2. Chupz if you want feel free and be free you can do so by selecting and gender you prefer. However, just like you mentioned laws should not be made base on Christian values, you cannot be what your not created to be weather u like it or not fact still remains ur birthright is a male. If u want to live do so.. but remember we will not be forced nor persuaded to accept you with the changes you made. In life there are consequences for the decisions or choices we make.

  3. “Gender fluid transsexual”? You get up in the morning and decide what “sex” you’re going to be for the day?
    And you wonder why why you’re not accepted?
    Wow, just wow…
    BTW, your DNA decides your gender, you don’t.

  4. It’s not a Choice to feel the way you do about your sexuality and attraction towards mem..I am talking from experience but you don’t have to get involved sexually because it’s a sin like any other sin..God made you a Man and regardless of how you feel or what amount of Homons you take to change your body, you will always be a man and can never be a woman.I hate the idea sections of society referring to guys like Bramble and others like hime as She or Her.You can’t force no one to accept your lifestyle vice versa. All my life to this Day am struggling with same sex attraction and would not wish that on no one..I have had my share of name calling and even when I try having a girlfriend the same people who have issues with you would be against me for having a girlfriend and would find ways to tell the woman I see you wid Antiman so so so.I have learnt to deal with my Demons by the Help of reading the Bible and accepting christ as my savior.. Like any other sin, I still do get tempted.I have had dealing with married men, professional sports men and at times these men look very masculine but when you meet them in bed, they want that punishment more than you. A lot of straight looking macho men out there would curse you out during the Day vbut knocking on your door at nights.

  5. No!!! we’re not accepting that you were born a man, want to be a girl and taking d*ck in your b*tty hole; your weren’t born with a vagjna.

    Y’all can’t reproduce!! stop the nonsense now 😒

  6. In many ways we are still a work in progress and in parts of our society we are taught that homosexuality is wrong, against the teachings of God and is a Sin. Gradually we are emerging from that thought process and making progress on that front. In time discrimination against LBGT humans will also be a thing of the past.

    • Once it’s against God’s teachings it will forever be wrong. Principles were set from afore time, but God will return to right the wrong in his own time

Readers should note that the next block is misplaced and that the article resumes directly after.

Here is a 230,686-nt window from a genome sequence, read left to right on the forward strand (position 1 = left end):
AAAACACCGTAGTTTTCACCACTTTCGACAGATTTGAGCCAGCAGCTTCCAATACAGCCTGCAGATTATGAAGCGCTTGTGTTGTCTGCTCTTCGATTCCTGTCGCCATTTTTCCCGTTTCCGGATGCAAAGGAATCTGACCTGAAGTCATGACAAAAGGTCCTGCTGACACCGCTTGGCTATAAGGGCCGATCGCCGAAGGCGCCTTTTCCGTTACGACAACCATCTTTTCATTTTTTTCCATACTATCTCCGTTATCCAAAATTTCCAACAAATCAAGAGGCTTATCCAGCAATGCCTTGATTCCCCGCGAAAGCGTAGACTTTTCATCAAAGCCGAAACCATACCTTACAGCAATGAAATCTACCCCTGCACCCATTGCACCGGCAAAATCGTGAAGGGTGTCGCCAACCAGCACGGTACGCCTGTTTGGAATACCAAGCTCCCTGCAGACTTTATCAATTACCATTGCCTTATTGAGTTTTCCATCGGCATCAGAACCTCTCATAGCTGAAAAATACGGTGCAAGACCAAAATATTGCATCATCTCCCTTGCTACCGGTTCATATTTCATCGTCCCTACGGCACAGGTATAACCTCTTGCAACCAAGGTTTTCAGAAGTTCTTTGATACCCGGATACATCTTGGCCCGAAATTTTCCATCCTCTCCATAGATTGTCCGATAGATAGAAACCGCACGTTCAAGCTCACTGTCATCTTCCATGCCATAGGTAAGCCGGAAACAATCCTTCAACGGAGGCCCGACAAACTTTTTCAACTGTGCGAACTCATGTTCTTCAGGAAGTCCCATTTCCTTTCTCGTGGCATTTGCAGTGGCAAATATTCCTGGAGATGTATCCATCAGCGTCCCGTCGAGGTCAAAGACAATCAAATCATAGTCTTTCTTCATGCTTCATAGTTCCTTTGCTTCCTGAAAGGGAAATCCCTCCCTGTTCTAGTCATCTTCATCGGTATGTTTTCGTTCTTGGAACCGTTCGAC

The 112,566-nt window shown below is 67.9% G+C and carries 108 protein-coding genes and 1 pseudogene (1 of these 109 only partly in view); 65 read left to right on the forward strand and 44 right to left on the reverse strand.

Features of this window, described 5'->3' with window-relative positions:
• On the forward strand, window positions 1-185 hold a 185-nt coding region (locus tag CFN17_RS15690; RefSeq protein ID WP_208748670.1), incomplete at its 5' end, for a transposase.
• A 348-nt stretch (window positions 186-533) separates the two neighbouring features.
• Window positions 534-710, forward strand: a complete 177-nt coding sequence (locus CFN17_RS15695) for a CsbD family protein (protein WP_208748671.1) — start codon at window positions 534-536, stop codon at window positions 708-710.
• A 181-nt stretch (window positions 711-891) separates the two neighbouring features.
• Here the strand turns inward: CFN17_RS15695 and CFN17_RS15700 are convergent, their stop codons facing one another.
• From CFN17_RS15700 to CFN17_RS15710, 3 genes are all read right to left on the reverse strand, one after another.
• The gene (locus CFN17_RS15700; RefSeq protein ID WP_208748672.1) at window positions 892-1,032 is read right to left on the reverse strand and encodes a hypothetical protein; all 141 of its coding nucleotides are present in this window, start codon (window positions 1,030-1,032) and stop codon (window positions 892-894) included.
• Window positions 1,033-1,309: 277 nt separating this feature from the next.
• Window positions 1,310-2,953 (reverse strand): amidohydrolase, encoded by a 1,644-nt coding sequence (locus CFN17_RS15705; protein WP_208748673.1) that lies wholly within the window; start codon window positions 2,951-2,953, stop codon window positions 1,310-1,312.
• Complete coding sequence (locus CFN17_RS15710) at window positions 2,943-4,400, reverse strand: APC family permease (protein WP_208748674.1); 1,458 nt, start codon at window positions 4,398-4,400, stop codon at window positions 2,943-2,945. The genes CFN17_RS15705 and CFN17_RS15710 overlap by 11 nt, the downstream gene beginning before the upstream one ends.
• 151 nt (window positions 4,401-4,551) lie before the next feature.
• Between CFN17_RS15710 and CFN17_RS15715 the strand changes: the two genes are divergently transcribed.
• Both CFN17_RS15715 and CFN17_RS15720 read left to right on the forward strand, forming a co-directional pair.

• @Sharon Lycorish – explain your position to Yeshua Messiah

      In the more worldly sense, your DNA defines you…period. The author of the letter is obviously deeply troubled and desperately needs psychiatric help.

    • @Sharon Lycorish – regarding your thoughts, you’re going to have a fight on your hands.

      If you have a problem with God’s law, take it up with Him.

  7. This article saddens me, but not for the reasons “they” might imagine. I do feel sorry for the individuals described. It saddens me that so many persons are living in such a state of perpetual delusion, that they are bringing such misey on themselves by denying the nature that is right in front of their eyes, and that they are ostracizing themselves from their friends and family by fighting for an illusion. I sincerely hope that they wake up one day soon while there is some life left to live and enjoy in all it’s natural glory…

  8. First of all, your secret is that of your own. If any gay person thinks they are hiding their sexuality they are only lying to themselves. Antigua is a safe haven to gays and other queer folks. You will have words dropped on you if you walk down the street by folks as a straight person so don’t use your gayness as some type of reason why you are being picked on. It’s the Caribbean it’s what we do. We are a Christian nation and homosexuality is considered a sin. Therefore, as with anything that’s contrary to our values and Christian principles, it will take time to accept it. The fact you aren’t been beaten like a gay drum at a gay parade or a gay man in the leather man’s group speaks volumes. Antiguans are an accepting group of people if you stick to your side of the street.

  9. People in Antigua don’t care whether you are gay or straight. Just keep your sexuality to your self and not try to force other people to recognize you and your lifestyle. We don’t care who you sleep with while it is not a minor.